But Gattaca is more interesting. Not least for getting fairly good performances out of Ethan Hawke and Jude Law. Although Law's characters demise is not properly explained. However on the science it is woeful. If genetics is linked to health, and if Mr Hawke gets into the Space program by faking good health, can the sheer power of his will stop his heart failing off Jupiter? Has he actually endangered or killed his crew mates through perverse stubbornness and a refusal to accept the facts?

Just last week or the week before Koko, another fake sign language using ape, a gorilla this time, died.

Oh, can I shout out to the Arnold Schwartzenegger film Twins as well. Where obviously his twin brother is Danny DeVito.

And perhaps the most weird of all - Boys From Brazil. I suppose there is no way in polite company to even hint that it is a shame such an experiment was not carried out? It would certainly have put the nature-nurture debate to bed.

My favorite movie is actually One Flew Over the Cuckold's Nest.

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"triplets"

thanks, fixed...Tyler

So, part of the site redesign does seem to mean we have lost the chance to reliably know who the real Prof. Cowen is - at least in the comments section.

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Here's a still from the 1985 movie "Desperately Seeking Susan" of the triplets' cameo with Madonna:

https://www.google.com/search?q=triplets+desperately+seeking+susan&num=30&safe=off&rlz=1C5CHFA_enUS503US503&source=lnms&tbm=isch&sa=X&ved=0ahUKEwi_k_Wu-4vcAhWQITQIHZFIBQwQ_AUICigB&biw=1436&bih=828#imgrc=U63VADlrOQSHwM:

No spoilers if you don't follow any links.

The cameo is in the documentary as well. My wife worked for the triplets at their restaurant. They were very different. She and her coworkers would sit around and talk about how it was far more nurture than nature.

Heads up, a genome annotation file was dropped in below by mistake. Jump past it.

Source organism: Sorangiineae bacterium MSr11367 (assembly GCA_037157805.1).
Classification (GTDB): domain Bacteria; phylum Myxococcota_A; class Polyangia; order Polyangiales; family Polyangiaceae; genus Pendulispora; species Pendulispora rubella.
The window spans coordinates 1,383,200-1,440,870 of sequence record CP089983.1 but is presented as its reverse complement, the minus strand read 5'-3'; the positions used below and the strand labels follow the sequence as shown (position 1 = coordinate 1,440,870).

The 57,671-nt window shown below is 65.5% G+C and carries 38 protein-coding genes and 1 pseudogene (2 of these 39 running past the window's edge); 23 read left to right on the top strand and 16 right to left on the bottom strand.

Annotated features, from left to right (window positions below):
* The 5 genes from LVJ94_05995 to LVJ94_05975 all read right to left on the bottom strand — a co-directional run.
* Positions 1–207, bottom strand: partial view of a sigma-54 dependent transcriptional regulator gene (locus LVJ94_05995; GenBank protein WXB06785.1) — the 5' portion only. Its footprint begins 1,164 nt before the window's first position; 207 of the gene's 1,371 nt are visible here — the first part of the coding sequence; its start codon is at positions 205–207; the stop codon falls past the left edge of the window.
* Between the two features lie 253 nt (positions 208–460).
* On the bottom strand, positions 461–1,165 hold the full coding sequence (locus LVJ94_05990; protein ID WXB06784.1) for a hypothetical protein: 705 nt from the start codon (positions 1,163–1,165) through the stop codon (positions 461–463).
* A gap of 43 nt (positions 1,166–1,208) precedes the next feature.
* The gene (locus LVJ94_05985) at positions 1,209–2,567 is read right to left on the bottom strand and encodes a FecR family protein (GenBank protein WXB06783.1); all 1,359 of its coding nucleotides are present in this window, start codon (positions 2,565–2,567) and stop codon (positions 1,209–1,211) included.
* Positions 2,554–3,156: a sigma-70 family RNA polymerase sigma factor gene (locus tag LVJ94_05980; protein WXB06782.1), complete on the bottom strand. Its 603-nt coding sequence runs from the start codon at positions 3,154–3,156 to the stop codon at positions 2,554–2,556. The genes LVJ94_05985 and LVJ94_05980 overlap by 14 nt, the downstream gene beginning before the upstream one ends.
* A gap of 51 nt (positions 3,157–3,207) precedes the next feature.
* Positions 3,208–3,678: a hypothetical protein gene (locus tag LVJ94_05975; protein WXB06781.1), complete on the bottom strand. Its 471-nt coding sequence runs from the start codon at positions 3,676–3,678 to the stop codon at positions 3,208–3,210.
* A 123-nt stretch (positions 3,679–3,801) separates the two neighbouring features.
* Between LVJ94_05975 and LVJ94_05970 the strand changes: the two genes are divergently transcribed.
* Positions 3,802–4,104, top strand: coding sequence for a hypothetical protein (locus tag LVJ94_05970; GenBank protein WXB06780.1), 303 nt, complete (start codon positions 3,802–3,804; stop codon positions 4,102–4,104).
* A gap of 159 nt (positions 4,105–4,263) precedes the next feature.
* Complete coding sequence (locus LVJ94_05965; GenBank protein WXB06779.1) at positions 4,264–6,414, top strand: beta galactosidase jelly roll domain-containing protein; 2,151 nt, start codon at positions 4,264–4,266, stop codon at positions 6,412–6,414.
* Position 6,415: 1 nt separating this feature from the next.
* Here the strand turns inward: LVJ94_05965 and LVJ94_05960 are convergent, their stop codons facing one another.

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Not triplets, and mostly Bollywood masala, but Amar Akbar Anthony was a hit back in the day: https://en.wikipedia.org/wiki/Amar_Akbar_Anthony

And I can't resist the title song:
https://www.youtube.com/watch?v=3GhGq7db9v0

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Spoilers ahead (from the past five minutes' googling the story, not seeing the movie):

I couldn't help but think of the story John Colapinto told in "As Nature Made Him", which for sheer bleakness, misconduct, and mid-century Freudian voyeurism, I don't think anything can touch. Running them together in my mind: five boys, four penises, three suicides, two social scientists. IQs of 148 in one case, below average in the case of David Reimer and his twin brother. But David seemingly exemplified this evidence for nurture: flashes, in the book, of wisdom, earned through deep suffering. For instance, he, not the author, has the courage to utter the saddest truth of all - that the story is less that the man in the lab coat acted on the belief that a baby boy who has lost a penis in an accident, is a girl - than that a boy who has lost his penis - is nothing.

I will say it goes a bit far to fault the researcher in the triplets' case for the apparent (probably pragmatic) policy of the adoption agency of sending multiples to separate homes. There's a little Henrietta Lacks' Derangement Syndrome going on, it appears.

With the other story in mind, one wonders if there was similar inappropriate prompting/questioning of the triplet boys, that might have contributed to their rather early sexual experiences. Or if the visits by the psychologist created a like dread.

I read that the researcher influenced the placement to the extent that the children went to homes with "different parenting styles."

So, if anyone has seen it (I won't be): which parenting environment did Raskolnikov grow up in?

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Take Cowen's advice and don't read any more reviews, but here is one you can put away until after seeing the film that is written by a twin: https://www.thedailybeast.com/three-identical-strangers-the-disturbing-true-story-of-triplets-separated-at-birth

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The nature-nurture question will probably not be answered by a movie. Just guessing about that. It's pretty obvious why parents, maybe most people, are rooting for nurture. As my sis says, why would she be doing all this BS parenting crap if it didin't make a difference?

Of course, it does make a difference, just not the difference you want it to make.

The apple doesn't fall far from the tree, so they say.